Benefits of APR not hard to find
MORGANTOWN, W.Va. - I should never be confused with an expert on the ins and outs of academics and how they relate to NCAA athletics.
I usually concern myself with sticks and balls and the like, and how fast a college student can run or how high he can jump or how far he can throw.
Academically, I know he has to do enough to remain eligible, primarily in terms of making both sufficient grades and progress toward a degree. That second element didn't used to be a part of the equation. Now it is, which is good.
I also know the general principles regarding admission to school and the acceptance of a scholarship, namely that there is a sliding scale balancing high school grades and college admissions tests. The higher your grades, the lower the test scores need to be, and vice versa.
There. Those, in a nutshell, are the basics. They're probably the ones you know, too.
And then there's the APR.
No, it's not the annual percentage rate on your car loan. In this case it's the NCAA's Academic Progress Rate, which that group has been measuring now for a decade. And I'm still not sure what to make of it.
Oh, again, I understand the basics, the formula. Every athlete in a particular sport at a particular school earns points for remaining eligible and in school. Those who fail to do one or the other fail to earn certain of those points. Divide this and multiply that and in a perfect world a school's score - or a sport's score - is 1,000. The NCAA then sets minimum standards and if a sport at a school fails to reach it, it is penalized through a variety of means including - but not limited to - reduced practice time, scholarship reductions and postseason bans.
The truth is, after 10 years I've learned the system pretty well for someone who isn't involved in it - a spectator, as it were. And in the past I've tended to criticize it.
Now I'm not so sure.
Yes, the APR still deserves some criticism. My main beef with it is the same as it's always been, namely that the best way to avoid penalties is not so much to better educate athletes, but to buy into the system. And for the most part, after 10 years everyone has learned to work the system.
Consider that, over the years, the number of schools being docked scholarships because of poor APR scores has dwindled to nothing, literally. For instance, the numbers that were released in 2010 - for the 2008-09 school year - showed somewhere in the neighborhood of 120 athletic teams at Division I schools that were forced to reduce scholarships by varying degrees. The next year the number dropped to about 60, then last year to just two.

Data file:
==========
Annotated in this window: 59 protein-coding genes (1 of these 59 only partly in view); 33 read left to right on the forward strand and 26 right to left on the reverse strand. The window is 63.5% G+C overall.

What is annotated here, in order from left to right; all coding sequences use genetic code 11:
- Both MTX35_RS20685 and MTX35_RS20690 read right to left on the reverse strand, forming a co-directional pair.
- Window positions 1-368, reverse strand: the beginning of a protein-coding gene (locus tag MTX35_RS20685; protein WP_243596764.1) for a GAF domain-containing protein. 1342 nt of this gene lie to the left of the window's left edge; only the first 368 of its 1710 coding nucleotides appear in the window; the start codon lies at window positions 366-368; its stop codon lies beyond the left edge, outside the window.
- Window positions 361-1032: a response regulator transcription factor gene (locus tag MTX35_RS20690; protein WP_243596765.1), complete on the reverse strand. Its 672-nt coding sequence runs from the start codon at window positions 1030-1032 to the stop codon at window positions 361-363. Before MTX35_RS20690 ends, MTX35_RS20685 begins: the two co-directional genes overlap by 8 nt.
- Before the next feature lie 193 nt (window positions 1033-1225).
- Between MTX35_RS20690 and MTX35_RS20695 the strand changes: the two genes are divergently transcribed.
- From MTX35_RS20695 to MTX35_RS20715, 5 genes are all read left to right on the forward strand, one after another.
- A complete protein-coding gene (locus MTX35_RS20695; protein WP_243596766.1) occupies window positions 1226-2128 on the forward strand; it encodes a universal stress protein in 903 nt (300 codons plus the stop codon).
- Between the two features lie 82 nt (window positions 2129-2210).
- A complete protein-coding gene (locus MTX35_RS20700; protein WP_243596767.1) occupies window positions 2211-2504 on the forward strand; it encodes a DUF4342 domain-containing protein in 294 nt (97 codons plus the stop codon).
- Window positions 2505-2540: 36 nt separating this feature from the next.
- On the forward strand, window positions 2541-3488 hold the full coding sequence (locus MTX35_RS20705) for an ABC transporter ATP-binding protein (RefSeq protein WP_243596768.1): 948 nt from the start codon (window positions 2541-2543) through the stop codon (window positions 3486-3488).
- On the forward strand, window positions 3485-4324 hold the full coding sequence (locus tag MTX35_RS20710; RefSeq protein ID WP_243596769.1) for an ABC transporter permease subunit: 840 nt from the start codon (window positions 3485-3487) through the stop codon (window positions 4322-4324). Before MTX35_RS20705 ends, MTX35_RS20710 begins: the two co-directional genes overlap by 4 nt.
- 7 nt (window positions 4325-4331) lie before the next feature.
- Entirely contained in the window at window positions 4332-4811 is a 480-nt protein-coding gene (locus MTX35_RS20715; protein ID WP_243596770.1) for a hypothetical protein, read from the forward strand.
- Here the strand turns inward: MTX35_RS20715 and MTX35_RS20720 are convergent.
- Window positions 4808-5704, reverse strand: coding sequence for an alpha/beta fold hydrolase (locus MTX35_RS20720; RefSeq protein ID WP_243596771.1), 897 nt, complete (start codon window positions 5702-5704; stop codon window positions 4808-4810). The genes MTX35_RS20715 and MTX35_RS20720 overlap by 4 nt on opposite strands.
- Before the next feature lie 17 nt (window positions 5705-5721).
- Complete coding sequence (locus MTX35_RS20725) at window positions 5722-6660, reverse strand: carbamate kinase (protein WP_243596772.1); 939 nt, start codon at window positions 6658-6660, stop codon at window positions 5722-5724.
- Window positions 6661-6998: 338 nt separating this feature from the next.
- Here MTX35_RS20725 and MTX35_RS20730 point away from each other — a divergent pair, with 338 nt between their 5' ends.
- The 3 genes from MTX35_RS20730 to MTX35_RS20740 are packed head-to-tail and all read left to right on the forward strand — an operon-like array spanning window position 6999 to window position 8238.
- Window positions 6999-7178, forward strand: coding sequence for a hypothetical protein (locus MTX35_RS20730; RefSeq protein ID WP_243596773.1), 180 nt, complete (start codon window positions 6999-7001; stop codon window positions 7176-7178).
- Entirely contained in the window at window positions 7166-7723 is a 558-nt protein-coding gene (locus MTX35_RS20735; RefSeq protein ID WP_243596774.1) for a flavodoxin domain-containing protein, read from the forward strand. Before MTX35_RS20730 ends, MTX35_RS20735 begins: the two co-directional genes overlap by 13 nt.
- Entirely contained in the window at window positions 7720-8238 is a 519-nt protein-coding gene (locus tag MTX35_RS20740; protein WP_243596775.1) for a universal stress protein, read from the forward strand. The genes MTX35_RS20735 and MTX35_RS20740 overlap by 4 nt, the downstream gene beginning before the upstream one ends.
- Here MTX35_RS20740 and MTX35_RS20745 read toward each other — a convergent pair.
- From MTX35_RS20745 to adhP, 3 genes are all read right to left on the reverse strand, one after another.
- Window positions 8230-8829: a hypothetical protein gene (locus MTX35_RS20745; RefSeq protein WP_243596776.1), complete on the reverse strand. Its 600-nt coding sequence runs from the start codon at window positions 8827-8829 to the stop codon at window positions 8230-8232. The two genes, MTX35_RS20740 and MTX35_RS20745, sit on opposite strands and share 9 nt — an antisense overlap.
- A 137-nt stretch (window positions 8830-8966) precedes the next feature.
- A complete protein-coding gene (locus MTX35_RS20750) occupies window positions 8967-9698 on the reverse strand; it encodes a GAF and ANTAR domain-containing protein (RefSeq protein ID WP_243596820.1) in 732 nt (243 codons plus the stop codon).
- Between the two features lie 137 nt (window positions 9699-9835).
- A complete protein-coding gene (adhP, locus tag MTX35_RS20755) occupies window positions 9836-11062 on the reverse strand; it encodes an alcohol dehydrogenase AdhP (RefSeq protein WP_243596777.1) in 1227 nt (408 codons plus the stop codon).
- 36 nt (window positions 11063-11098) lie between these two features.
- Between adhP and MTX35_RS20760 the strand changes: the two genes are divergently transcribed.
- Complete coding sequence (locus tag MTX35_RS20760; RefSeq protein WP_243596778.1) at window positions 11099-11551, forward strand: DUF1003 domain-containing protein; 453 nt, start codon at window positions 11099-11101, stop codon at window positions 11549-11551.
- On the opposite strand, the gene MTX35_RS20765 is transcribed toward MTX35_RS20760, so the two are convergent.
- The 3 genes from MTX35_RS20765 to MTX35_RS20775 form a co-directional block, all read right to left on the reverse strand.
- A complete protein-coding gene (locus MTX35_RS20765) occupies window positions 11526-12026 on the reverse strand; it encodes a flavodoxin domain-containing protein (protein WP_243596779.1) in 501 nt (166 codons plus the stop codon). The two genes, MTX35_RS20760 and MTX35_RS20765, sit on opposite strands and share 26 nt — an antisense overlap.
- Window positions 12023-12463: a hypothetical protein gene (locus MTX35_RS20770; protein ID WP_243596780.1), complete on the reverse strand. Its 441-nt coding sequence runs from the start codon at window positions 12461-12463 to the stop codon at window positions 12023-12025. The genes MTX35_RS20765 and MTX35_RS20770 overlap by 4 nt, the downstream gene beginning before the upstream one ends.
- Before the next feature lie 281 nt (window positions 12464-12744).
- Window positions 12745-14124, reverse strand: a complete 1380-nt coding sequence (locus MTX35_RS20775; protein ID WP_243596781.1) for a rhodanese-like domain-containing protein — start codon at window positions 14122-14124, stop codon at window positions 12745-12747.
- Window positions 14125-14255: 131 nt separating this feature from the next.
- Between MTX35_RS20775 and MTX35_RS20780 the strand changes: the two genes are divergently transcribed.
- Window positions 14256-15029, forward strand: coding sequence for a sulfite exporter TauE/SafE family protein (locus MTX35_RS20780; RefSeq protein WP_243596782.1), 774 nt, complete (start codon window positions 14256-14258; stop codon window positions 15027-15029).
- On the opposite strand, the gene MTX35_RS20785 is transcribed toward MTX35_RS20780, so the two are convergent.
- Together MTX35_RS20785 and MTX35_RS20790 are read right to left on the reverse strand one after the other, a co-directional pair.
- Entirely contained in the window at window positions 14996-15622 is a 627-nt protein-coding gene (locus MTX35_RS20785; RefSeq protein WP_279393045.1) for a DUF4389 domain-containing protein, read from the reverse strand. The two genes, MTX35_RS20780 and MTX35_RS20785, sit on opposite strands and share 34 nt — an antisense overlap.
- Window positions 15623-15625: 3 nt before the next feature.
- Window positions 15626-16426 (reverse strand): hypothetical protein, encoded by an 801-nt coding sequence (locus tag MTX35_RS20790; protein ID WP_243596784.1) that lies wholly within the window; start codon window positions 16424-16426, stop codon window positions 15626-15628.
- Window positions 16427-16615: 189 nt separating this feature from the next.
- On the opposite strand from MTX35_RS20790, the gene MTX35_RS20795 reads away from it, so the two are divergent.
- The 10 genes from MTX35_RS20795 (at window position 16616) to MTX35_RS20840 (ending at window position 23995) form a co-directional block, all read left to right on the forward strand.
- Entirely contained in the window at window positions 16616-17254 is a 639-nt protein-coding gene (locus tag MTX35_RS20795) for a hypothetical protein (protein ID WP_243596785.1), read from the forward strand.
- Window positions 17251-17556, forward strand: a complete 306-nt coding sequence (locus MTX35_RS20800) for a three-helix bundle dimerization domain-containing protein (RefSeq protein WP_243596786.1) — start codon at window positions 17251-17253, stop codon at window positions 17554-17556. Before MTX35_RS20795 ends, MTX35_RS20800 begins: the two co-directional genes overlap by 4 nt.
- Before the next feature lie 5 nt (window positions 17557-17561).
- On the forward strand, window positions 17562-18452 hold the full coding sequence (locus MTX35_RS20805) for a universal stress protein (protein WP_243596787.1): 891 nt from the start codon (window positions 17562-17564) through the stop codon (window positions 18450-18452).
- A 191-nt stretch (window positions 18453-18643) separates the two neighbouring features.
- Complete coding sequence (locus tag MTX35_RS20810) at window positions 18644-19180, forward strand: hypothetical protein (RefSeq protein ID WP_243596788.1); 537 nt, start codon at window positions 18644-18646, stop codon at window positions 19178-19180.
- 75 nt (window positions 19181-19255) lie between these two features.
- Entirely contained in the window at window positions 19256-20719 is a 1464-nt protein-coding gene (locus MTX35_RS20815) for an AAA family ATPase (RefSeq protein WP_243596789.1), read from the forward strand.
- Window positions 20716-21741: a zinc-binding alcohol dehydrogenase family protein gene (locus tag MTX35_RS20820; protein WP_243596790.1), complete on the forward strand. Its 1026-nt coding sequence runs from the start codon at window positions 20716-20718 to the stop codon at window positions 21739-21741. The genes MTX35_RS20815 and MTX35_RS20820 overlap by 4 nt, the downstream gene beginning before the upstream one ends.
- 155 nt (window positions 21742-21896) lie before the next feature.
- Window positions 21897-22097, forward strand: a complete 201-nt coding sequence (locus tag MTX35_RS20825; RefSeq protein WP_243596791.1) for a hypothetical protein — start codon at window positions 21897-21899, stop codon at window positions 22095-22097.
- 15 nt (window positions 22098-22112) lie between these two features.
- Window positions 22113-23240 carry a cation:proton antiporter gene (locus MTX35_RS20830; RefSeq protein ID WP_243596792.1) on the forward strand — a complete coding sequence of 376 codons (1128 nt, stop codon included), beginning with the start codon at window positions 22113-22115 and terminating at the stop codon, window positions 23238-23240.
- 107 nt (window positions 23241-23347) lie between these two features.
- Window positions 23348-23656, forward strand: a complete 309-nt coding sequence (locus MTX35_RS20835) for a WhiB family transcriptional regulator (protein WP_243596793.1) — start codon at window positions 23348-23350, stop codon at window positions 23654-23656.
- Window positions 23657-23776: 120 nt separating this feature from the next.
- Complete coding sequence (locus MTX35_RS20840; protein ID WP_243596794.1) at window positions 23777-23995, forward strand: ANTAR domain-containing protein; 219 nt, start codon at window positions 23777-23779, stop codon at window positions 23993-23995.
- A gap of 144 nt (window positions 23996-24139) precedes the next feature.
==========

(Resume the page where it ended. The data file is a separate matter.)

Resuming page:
The NCAA released its 2011-12 figures this week and the number is now at zero.
Is that because student-athletes are doing better? Well, no doubt that's part of it. But that kind of change in the statistics points pretty clearly, I think, to schools also learning how to manipulate the APR scores.
OK, manipulate is probably a bad word. Let's say ease the pain. Over the years, coaches and administrators have learned to address one basic goal above all others. Even if they're going to lose an athlete to transfer or other reasons, make sure he or she does it at the end of a semester and is academically eligible when he does it. In some sports (especially those with small squad sizes), even one guy quitting and dropping out of school while ineligible can mean a huge drop in the APR score.
Consider, too, that the highest-profile schools - for lack of a better grouping name we'll call them the BCS-level schools - have seen their APR scores rise and their penalty numbers decrease almost to the point that it's no longer even an issue (provided they keep it up).
In the history of the APR, 32 teams have been hit with postseason bans, all in the last two years. Just one - Connecticut's men's basketball team - was a member of a power conference. Most - almost all, in fact - are schools the NCAA terms "limited resource'' schools. And nearly all of those are what the NCAA also has a name for, the HBCUs - historically black colleges and universities.
In other words, the schools with the money and the success have figured out how to work inside the system. Others? Not so much.
Look at the number of sports teams being penalized in any way for low APR scores. This year, the number was 36, none of them BCS-level schools and virtually none even considered mid-majors. They are almost all the Gramblings and Alabama States and the Norfolk States of the world.
A few years ago, that wasn't the case. As recently as two reporting cycles ago, LSU, N.C. State, Rutgers, Louisville, Maryland and others were being docked scholarships in certain sports. Go back five years and the list is too long to chronicle. That one included three West Virginia teams, too - wrestling, men's soccer and women's rowing.
Yes, while the scholarship-reduction penalties have declined across the board, the postseason bans are just beginning. But with the exception of the UConn basketball team last season, none of the schools penalized are the ones that have learned the system and have the wherewithal to play in it.
Does that mean the APR is useless, though? No. The fact is, if schools are keeping student-athletes eligible and on a better track toward graduation, it's a good thing, even if the primary intent is to avoid APR sanctions. For instance, if a basketball coach fosters a better relationship with a kid so that if he decides to leave he won't do it the wrong way (for APR purposes), fine. And if he manages to make certain the kid stays eligible through the end of the semester so that he won't wreck the team's APR, who does that hurt?
The bottom line is it's still a benefit to the student-athlete, no matter the reasoning behind it.
Reach Dave Hickman at 304-348-1734 or firstname.lastname@example.org or follow him at Twitter.com/dphickman1.